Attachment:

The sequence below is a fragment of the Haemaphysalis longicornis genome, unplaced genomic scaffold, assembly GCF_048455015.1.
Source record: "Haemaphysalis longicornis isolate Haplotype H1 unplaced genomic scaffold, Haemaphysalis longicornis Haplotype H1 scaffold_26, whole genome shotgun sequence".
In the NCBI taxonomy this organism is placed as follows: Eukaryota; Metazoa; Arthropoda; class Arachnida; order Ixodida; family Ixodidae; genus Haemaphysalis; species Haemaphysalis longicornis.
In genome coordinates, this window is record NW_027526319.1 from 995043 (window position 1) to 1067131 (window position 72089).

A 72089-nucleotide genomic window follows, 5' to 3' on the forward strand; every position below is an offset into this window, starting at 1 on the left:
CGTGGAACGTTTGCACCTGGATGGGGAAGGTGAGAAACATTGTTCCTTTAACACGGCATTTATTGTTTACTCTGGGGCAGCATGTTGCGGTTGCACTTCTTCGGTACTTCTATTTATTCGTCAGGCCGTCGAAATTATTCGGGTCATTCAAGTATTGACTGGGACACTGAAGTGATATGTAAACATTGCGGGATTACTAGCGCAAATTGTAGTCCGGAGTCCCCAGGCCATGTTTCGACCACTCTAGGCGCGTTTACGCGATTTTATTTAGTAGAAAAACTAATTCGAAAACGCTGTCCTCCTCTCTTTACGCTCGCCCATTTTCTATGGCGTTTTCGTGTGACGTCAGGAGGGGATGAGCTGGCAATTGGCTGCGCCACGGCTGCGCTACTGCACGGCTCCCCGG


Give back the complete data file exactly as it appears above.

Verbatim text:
The sequence below is a fragment of the Haemaphysalis longicornis genome, unplaced genomic scaffold, assembly GCF_048455015.1.
Source record: "Haemaphysalis longicornis isolate Haplotype H1 unplaced genomic scaffold, Haemaphysalis longicornis Haplotype H1 scaffold_26, whole genome shotgun sequence".
In the NCBI taxonomy this organism is placed as follows: Eukaryota; Metazoa; Arthropoda; class Arachnida; order Ixodida; family Ixodidae; genus Haemaphysalis; species Haemaphysalis longicornis.
In genome coordinates, this window is record NW_027526319.1 from 995043 (window position 1) to 1067131 (window position 72089).

A 72089-nucleotide genomic window follows, 5' to 3' on the forward strand; every position below is an offset into this window, starting at 1 on the left:
CGTGGAACGTTTGCACCTGGATGGGGAAGGTGAGAAACATTGTTCCTTTAACACGGCATTTATTGTTTACTCTGGGGCAGCATGTTGCGGTTGCACTTCTTCGGTACTTCTATTTATTCGTCAGGCCGTCGAAATTATTCGGGTCATTCAAGTATTGACTGGGACACTGAAGTGATATGTAAACATTGCGGGATTACTAGCGCAAATTGTAGTCCGGAGTCCCCAGGCCATGTTTCGACCACTCTAGGCGCGTTTACGCGATTTTATTTAGTAGAAAAACTAATTCGAAAACGCTGTCCTCCTCTCTTTACGCTCGCCCATTTTCTATGGCGTTTTCGTGTGACGTCAGGAGGGGATGAGCTGGCAATTGGCTGCGCCACGGCTGCGCTACTGCACGGCTCCCCGG